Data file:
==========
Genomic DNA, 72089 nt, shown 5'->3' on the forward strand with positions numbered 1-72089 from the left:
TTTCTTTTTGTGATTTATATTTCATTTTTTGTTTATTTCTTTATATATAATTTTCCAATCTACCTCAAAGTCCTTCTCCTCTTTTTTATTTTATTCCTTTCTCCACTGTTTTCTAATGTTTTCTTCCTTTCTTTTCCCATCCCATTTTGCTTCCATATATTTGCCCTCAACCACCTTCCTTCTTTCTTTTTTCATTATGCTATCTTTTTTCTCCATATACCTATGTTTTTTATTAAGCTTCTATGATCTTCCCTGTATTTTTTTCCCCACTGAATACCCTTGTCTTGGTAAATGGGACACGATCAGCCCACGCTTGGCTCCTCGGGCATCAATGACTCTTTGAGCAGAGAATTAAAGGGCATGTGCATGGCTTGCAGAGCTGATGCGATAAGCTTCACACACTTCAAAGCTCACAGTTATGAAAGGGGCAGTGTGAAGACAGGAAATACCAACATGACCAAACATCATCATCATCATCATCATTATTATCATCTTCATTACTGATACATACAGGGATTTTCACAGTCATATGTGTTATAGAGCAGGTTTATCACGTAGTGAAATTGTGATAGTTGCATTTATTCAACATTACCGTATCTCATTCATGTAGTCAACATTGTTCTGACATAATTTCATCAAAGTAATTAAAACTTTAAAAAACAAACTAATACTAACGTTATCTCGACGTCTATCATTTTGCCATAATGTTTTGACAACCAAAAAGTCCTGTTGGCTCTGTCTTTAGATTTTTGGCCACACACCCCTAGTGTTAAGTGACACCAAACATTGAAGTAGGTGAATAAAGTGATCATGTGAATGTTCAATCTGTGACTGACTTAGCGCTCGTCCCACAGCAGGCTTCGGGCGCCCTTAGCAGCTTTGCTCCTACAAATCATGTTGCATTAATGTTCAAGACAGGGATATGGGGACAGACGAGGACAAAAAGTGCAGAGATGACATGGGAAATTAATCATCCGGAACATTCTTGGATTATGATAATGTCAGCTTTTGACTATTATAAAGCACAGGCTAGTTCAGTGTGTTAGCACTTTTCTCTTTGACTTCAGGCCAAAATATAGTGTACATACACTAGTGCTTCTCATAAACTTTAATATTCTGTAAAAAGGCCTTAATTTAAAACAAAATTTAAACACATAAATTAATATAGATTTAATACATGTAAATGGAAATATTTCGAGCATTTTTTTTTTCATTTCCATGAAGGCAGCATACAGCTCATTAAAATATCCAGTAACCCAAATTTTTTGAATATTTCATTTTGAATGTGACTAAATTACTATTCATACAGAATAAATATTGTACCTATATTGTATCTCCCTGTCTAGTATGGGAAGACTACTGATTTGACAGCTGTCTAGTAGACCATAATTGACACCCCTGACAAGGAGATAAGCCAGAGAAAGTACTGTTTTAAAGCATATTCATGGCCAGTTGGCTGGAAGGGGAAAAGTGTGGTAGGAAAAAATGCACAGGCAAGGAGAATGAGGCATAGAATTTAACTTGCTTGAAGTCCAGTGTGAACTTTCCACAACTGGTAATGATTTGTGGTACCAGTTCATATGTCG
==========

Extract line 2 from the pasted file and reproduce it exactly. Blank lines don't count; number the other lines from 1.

TTTCTTTTTGTGATTTATATTTCATTTTTTGTTTATTTCTTTATATATAATTTTCCAATCTACCTCAAAGTCCTTCTCCTCTTTTTTATTTTATTCCTTTCTCCACTGTTTTCTAATGTTTTCTTCCTTTCTTTTCCCATCCCATTTTGCTTCCATATATTTGCCCTCAACCACCTTCCTTCTTTCTTTTTTCATTATGCTATCTTTTTTCTCCATATACCTATGTTTTTTATTAAGCTTCTATGATCTTCCCTGTATTTTTTTCCCCACTGAATACCCTTGTCTTGGTAAATGGGACACGATCAGCCCACGCTTGGCTCCTCGGGCATCAATGACTCTTTGAGCAGAGAATTAAAGGGCATGTGCATGGCTTGCAGAGCTGATGCGATAAGCTTCACACACTTCAAAGCTCACAGTTATGAAAGGGGCAGTGTGAAGACAGGAAATACCAACATGACCAAACATCATCATCATCATCATCATTATTATCATCTTCATTACTGATACATACAGGGATTTTCACAGTCATATGTGTTATAGAGCAGGTTTATCACGTAGTGAAATTGTGATAGTTGCATTTATTCAACATTACCGTATCTCATTCATGTAGTCAACATTGTTCTGACATAATTTCATCAAAGTAATTAAAACTTTAAAAAACAAACTAATACTAACGTTATCTCGACGTCTATCATTTTGCCATAATGTTTTGACAACCAAAAAGTCCTGTTGGCTCTGTCTTTAGATTTTTGGCCACACACCCCTAGTGTTAAGTGACACCAAACATTGAAGTAGGTGAATAAAGTGATCATGTGAATGTTCAATCTGTGACTGACTTAGCGCTCGTCCCACAGCAGGCTTCGGGCGCCCTTAGCAGCTTTGCTCCTACAAATCATGTTGCATTAATGTTCAAGACAGGGATATGGGGACAGACGAGGACAAAAAGTGCAGAGATGACATGGGAAATTAATCATCCGGAACATTCTTGGATTATGATAATGTCAGCTTTTGACTATTATAAAGCACAGGCTAGTTCAGTGTGTTAGCACTTTTCTCTTTGACTTCAGGCCAAAATATAGTGTACATACACTAGTGCTTCTCATAAACTTTAATATTCTGTAAAAAGGCCTTAATTTAAAACAAAATTTAAACACATAAATTAATATAGATTTAATACATGTAAATGGAAATATTTCGAGCATTTTTTTTTTCATTTCCATGAAGGCAGCATACAGCTCATTAAAATATCCAGTAACCCAAATTTTTTGAATATTTCATTTTGAATGTGACTAAATTACTATTCATACAGAATAAATATTGTACCTATATTGTATCTCCCTGTCTAGTATGGGAAGACTACTGATTTGACAGCTGTCTAGTAGACCATAATTGACACCCCTGACAAGGAGATAAGCCAGAGAAAGTACTGTTTTAAAGCATATTCATGGCCAGTTGGCTGGAAGGGGAAAAGTGTGGTAGGAAAAAATGCACAGGCAAGGAGAATGAGGCATAGAATTTAACTTGCTTGAAGTCCAGTGTGAACTTTCCACAACTGGTAATGATTTGTGGTACCAGTTCATATGTCG